Do you Struggle with Perfectionism?

Nov 24, 2019 | Creativity, Mental Health

It Starts When We’re Young

When I was in kindergarten I remember taking some sort of aptitude test. It required me to cut a circle out of a piece of red construction paper.

I started cutting. The sides looked uneven so I snipped and trimmed again and again until I had a red circle in my palm the size of a cherry. I remember being disappointed about the smallness of that dot. It still looked uneven. I wanted to start over.

Perfectionism stems from being a people pleaser. It is a behaviour that attempts to control other people’s perception of us. It’s not striving for excellence, nor is it healthy.

Dr Brene Brown refers to perfectionism as armour; “Perfection is, at its core, about trying to earn approval. Early praise for achievement and performance has become a dangerous and debilitating belief system.” She says that overall it’s not a mechanism to avoid shame, it’s a function of shame itself.

Most of my life I tried to control the way other people saw me when actually I was preventing them from seeing the REAL me. I feared that if people saw me in all of my brokenness than no one would like or love me.

Today I am comfortable in my discomfort. I like being different, difficult, strange, or as my lovely husband calls me “complex.” He says; “Complex different from complicated because complicated is hard.” He loves a challenge and life with me is never boring. I take it as a compliment.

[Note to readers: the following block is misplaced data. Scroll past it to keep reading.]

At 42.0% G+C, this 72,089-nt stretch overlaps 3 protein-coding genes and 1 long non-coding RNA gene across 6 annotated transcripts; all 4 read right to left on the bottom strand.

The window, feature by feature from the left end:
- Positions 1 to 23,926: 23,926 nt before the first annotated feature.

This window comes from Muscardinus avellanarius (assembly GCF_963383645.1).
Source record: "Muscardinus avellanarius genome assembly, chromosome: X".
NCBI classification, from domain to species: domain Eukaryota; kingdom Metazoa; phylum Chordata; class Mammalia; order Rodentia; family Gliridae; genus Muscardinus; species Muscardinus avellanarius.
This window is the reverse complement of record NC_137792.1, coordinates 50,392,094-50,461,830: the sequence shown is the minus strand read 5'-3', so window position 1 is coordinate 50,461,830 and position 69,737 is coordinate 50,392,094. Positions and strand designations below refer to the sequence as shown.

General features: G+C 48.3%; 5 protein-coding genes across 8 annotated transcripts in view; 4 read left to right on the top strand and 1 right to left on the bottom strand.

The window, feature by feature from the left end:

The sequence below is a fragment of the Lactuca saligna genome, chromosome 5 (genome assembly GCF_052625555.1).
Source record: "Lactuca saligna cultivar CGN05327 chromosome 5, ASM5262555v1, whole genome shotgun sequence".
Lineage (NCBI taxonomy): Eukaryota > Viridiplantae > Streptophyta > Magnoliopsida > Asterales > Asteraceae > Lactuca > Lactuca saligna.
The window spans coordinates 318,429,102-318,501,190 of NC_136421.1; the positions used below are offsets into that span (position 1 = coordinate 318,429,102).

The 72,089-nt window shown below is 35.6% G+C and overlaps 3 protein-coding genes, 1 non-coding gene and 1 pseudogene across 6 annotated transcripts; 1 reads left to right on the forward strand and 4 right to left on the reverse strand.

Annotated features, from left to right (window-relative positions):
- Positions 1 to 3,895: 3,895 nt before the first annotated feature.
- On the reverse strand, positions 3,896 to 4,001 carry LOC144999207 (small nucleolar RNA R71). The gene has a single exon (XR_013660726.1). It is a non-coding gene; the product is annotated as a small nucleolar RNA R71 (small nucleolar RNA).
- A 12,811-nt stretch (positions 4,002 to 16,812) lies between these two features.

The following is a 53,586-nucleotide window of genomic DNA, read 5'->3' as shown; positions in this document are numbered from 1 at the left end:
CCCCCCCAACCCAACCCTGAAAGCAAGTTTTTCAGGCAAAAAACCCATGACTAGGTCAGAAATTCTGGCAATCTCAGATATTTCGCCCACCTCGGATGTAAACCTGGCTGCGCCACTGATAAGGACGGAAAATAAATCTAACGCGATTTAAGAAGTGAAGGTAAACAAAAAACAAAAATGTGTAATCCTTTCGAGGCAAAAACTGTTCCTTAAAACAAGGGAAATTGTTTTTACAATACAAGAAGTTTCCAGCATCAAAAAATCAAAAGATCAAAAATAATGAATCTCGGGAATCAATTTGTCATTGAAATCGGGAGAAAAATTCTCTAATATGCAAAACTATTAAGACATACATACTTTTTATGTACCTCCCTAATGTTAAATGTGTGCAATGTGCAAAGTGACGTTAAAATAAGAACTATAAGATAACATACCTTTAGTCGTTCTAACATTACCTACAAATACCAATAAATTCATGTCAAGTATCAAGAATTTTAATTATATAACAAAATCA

Don’t Let ‘Perfect’ Discourage Creation

This relates to creative pursuits. To use another cliche, perfectionism is the enemy of creativity. In order for me to create, my goal cannot and will not ever be ‘perfection.’ How could any of us possibly master a craft without making mistakes first? Mistakes are the best teachers (and trust me, sometimes the things you do to cover up mistakes offer the most incredible discoveries).

My daughter has this book called, Beautiful Oops. It’s about turning your drips, rips and tears into something lovely. We now refer to any artistic mistakes as ‘a beautiful oops’ (she’s already like me in that she’s hard on herself when she screws up). I highly recommend the book for mini perfectionist kiddos (or anyone really).

Be different. Be weird. Be messy & imperfect.


  1. Susan Denecke

    glad you are back in all your perfect imperfect glory.

    • Dawn

      It’s good to be back. Hoping to ditch the perfectionist stress. x


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